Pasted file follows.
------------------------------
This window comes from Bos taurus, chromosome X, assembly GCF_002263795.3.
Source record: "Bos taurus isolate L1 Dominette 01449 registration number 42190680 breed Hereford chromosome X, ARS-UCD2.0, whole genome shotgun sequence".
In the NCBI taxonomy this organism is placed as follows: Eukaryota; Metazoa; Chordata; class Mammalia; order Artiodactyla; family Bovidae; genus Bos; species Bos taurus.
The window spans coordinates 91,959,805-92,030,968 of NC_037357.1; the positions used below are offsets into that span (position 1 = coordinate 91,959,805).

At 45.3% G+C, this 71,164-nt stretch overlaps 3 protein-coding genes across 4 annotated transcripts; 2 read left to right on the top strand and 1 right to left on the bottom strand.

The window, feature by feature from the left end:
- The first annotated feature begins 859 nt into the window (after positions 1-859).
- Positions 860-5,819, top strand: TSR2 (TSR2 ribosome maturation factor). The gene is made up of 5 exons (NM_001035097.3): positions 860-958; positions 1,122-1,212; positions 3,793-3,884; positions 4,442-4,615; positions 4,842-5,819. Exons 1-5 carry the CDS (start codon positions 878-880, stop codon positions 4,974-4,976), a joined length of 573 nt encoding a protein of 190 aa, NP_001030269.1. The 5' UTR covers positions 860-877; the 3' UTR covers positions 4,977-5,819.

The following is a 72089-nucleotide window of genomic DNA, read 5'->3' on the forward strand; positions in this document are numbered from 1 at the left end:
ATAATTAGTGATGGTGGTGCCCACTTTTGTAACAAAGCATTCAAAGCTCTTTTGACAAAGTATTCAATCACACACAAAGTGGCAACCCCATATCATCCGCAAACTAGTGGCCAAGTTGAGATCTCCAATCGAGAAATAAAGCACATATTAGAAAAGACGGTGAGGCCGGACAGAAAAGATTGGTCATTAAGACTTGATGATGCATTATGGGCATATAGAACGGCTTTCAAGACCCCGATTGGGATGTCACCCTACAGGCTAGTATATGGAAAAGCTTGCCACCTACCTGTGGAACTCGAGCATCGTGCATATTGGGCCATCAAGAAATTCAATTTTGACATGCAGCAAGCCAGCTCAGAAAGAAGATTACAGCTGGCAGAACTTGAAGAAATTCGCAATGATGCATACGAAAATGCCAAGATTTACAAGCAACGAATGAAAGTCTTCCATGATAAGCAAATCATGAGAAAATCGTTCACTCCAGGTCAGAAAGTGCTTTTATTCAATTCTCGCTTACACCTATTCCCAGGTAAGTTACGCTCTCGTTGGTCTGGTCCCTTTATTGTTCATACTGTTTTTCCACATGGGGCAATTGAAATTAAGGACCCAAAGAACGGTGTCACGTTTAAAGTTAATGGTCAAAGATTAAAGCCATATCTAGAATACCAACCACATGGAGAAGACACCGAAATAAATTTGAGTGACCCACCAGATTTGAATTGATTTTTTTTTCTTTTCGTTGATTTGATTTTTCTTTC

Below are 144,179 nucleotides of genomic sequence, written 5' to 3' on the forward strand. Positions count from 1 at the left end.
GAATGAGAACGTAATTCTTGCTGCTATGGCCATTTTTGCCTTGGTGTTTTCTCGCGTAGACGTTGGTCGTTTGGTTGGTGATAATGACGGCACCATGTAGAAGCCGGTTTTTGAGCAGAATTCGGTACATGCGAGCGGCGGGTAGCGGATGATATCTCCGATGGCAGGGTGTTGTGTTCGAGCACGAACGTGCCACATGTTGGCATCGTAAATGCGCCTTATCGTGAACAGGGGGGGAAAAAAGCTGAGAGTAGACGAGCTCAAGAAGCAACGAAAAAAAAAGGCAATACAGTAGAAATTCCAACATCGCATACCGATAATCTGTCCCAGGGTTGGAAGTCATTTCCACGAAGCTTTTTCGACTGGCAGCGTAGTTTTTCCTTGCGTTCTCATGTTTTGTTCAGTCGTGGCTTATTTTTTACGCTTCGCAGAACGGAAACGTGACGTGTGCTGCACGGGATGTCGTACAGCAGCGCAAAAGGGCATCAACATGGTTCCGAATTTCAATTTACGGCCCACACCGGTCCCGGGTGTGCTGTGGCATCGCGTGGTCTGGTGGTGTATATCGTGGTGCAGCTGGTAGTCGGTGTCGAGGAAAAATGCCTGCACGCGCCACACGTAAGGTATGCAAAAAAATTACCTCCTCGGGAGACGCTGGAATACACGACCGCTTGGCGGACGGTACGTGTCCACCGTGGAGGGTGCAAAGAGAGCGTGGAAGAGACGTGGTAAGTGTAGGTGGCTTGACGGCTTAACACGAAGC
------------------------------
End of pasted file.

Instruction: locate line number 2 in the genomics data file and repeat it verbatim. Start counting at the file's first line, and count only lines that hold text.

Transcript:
Source record: "Bos taurus isolate L1 Dominette 01449 registration number 42190680 breed Hereford chromosome X, ARS-UCD2.0, whole genome shotgun sequence".